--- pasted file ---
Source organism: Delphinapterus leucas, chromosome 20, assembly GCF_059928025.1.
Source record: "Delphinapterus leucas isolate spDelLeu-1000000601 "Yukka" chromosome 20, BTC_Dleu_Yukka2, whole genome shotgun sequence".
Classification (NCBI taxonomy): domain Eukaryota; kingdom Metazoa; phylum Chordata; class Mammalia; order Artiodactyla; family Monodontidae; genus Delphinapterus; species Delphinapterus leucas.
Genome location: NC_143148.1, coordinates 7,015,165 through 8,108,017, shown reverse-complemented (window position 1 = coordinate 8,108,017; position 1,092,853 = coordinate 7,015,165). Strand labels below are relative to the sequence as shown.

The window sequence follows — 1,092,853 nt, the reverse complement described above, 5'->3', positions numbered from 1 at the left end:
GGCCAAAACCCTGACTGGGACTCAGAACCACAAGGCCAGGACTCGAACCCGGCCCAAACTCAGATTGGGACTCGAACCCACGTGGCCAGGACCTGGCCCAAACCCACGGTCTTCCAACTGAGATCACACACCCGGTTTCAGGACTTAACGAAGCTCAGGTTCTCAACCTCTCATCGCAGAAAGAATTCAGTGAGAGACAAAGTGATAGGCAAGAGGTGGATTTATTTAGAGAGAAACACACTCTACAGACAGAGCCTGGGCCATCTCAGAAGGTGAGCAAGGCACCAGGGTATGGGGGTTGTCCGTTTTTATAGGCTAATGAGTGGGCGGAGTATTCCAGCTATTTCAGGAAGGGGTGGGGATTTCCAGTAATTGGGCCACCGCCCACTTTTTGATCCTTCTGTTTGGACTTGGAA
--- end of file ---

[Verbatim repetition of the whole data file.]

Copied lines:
Source organism: Delphinapterus leucas, chromosome 20, assembly GCF_059928025.1.
Source record: "Delphinapterus leucas isolate spDelLeu-1000000601 "Yukka" chromosome 20, BTC_Dleu_Yukka2, whole genome shotgun sequence".
Classification (NCBI taxonomy): domain Eukaryota; kingdom Metazoa; phylum Chordata; class Mammalia; order Artiodactyla; family Monodontidae; genus Delphinapterus; species Delphinapterus leucas.
Genome location: NC_143148.1, coordinates 7,015,165 through 8,108,017, shown reverse-complemented (window position 1 = coordinate 8,108,017; position 1,092,853 = coordinate 7,015,165). Strand labels below are relative to the sequence as shown.

The window sequence follows — 1,092,853 nt, the reverse complement described above, 5'->3', positions numbered from 1 at the left end:
GGCCAAAACCCTGACTGGGACTCAGAACCACAAGGCCAGGACTCGAACCCGGCCCAAACTCAGATTGGGACTCGAACCCACGTGGCCAGGACCTGGCCCAAACCCACGGTCTTCCAACTGAGATCACACACCCGGTTTCAGGACTTAACGAAGCTCAGGTTCTCAACCTCTCATCGCAGAAAGAATTCAGTGAGAGACAAAGTGATAGGCAAGAGGTGGATTTATTTAGAGAGAAACACACTCTACAGACAGAGCCTGGGCCATCTCAGAAGGTGAGCAAGGCACCAGGGTATGGGGGTTGTCCGTTTTTATAGGCTAATGAGTGGGCGGAGTATTCCAGCTATTTCAGGAAGGGGTGGGGATTTCCAGTAATTGGGCCACCGCCCACTTTTTGATCCTTCTGTTTGGACTTGGAA